Necessary changes for a better M’sia

EVERYONE was right about the hung parliament; but pollsters overestimated the support for Pakatan Harapan and underestimated that of Perikatan Nasional.

Post-match analysis has centred on the impact of TikTok among first-time voters; the elimination of many big guns including former ministers (but none more emphatic than Tun Dr Mahathir Mohamad losing his deposit in Langkawi); and worrying statistics of voting trends according to race, implying deep polarisation in the country.

However, our electoral system does not break down the reasons why a person votes the way they do: until a detailed analysis considers whether people voted for or against a party (or its coalition logo) or individual or ideology – or perceptions borne of scaremongering – we cannot jump to conclusions.

So, in being criticised for the optimism of my previous article, I maintain that provocateurs of race and religion, while loud and sometimes in positions of influence, are still in the minority.

I acknowledge, however, that while their short-term suppression relies on appropriate actions by the police and the Malaysian Communications and Multimedia Commission (MCMC), their long-term elimination requires serious reforms in the teaching of history and civic education – as so many in civil society have been arguing for years. So we look forward to engaging with the new Education minister!

The role of the Yang di-Pertuan Agong and Conference of Rulers has been widely praised in breaking the deadlock using the constitutional tools available.

Even Western media normally hostile to the principle of an interventionist monarchy were impressed, writing primers about the royal role amidst the unprecedented situation; other countries could quite easily have fallen into violent chaos without such an arbiter.

While some on the government side find it useful to claim they were “forced” into the unity government by the king, the behaviour of the Opposition was described as “kurang ajar”, “biadap” and “derhaka”, and it’s still not clear whether a more humble attitude has been universally accepted.

But as Yang di-Pertuan Agong Al-Sultan Abdullah Ri’ayatuddin Al-Mustafa Billah Shah reminded in conjunction with the appointment of the 10th Prime Minister, “Yang menang tidak menang semua dan yang kalah tidak kalah semua” (winning and losing are not absolute nor permanent).

If government and opposition make use of these opportunities to play their roles according to the Federal Constitution, then the rakyat will benefit from both better governance and proper check and balances.

The role of the latter has expanded significantly since the last elections, with the existence of Parliamentary Select Committees and All Party Parliamentary Groups (APPGs).

In fact, the two APPGs I’ve interacted with – on refugee policy and political funding – were both chaired by PAS MPs, Ahmad Tarmizi Sulaiman and Ahmad Fadhli Shaari, who took their roles seriously and worked hard to advance the respective causes.

Hopefully, the normalisation of these processes will further add to stability and enable the government to remain intact for the full parliamentary term.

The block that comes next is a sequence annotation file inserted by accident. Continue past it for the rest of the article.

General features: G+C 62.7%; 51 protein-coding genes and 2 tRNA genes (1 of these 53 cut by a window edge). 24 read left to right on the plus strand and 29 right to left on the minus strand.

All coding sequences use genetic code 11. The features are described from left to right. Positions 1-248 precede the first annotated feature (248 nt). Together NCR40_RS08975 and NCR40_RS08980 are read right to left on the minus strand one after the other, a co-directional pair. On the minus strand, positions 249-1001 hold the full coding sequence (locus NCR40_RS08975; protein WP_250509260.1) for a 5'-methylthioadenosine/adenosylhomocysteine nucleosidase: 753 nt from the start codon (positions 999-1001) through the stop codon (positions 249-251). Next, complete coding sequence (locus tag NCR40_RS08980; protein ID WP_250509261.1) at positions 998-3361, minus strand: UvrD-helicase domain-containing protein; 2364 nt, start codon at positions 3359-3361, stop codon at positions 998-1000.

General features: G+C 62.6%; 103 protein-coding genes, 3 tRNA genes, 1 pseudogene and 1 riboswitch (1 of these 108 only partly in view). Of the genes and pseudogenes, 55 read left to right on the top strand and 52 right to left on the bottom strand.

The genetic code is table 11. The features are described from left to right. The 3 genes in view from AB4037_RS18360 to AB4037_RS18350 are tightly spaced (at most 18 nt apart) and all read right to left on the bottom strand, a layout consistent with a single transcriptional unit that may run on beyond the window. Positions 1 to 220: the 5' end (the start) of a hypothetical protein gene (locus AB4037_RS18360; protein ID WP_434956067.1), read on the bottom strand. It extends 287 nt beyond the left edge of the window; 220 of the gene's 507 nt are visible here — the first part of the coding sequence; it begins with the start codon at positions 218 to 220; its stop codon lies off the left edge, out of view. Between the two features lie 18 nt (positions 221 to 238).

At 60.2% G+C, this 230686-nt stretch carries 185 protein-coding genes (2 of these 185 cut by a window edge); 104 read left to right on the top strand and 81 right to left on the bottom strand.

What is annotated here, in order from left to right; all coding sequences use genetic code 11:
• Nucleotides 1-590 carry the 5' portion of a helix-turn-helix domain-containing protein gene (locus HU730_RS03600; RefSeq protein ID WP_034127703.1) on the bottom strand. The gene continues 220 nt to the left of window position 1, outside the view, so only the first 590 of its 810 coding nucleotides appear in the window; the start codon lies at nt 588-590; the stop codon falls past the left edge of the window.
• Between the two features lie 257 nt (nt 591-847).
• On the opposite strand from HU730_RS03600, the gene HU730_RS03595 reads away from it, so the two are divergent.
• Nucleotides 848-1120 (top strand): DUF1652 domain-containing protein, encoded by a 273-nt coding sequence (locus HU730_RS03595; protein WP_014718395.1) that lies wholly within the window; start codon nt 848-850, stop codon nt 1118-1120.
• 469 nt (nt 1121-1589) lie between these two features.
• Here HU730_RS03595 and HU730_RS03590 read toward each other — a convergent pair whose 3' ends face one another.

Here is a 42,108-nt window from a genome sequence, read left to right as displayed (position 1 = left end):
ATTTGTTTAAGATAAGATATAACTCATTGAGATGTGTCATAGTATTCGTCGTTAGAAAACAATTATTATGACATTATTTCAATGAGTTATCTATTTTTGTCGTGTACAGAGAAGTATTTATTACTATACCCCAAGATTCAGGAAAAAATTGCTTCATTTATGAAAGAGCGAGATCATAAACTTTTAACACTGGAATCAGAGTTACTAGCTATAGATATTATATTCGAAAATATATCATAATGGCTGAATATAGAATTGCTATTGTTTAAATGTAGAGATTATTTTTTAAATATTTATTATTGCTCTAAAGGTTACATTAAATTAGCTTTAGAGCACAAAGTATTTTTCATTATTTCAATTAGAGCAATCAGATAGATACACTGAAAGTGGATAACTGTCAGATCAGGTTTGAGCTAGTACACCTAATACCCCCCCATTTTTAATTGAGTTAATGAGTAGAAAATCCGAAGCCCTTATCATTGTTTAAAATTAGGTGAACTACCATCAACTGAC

For now, there is considerable goodwill towards the Prime Minister. The congratulatory phone calls from the Indonesian and Turkish presidents were outdone only by the personal drive from Subang to Putrajaya by the Sultan of Brunei, and if social media comments are to be believed, these influential Muslim leaders’ overtures have helped moved domestic public opinion.

But the appointment of Cabinet ministers remains crucial.

As I write, WhatsApp groups continue to distribute different fake (or wish) lists daily, fuelling speculation and concern.

As much as appointments need to be made to balance political party strengths (and inevitably, feelings of personal gratitude), it would speak volumes if clean competence were to be the main driving force.

The timing of the 260th Conference of Rulers (scheduled as normal regardless of the election or its outcome) was coincidentally after the appointment of the Prime Minister but before that of his Cabinet.

Upon its conclusion, the conference’s chairman, the Yang di-Pertuan Besar of Negri Sembilan, reiterated the Rulers’ wish for politicians to stop using racial and religious issues to incite Malaysians against one another, to take particular heed of the Rukun Negara that was proclaimed by the fourth Yang di-Pertuan Agong, and for the new government to inculcate a spirit of togetherness.

This was in addition to a specific proposal to improve the judiciary by reforming the composition of the Judicial Appointments Commission (JAC) so that none of its members are appointed by the Prime Minister.

(Presently, five out of its nine members are appointed by the Prime Minister, while four are the nation’s top judges.) This is particularly relevant given the number of politicians undergoing court cases at present.

I hope that the government – and specifically, the new minister in charge – implements this change, joining his other ministerial colleagues to prioritise reforms that will cleanse our body politic of corruption alongside racial and religious hatred.

Tunku Zain Al-‘Abidin is founding president of Ideas.

The views expressed here are the writer’s own.

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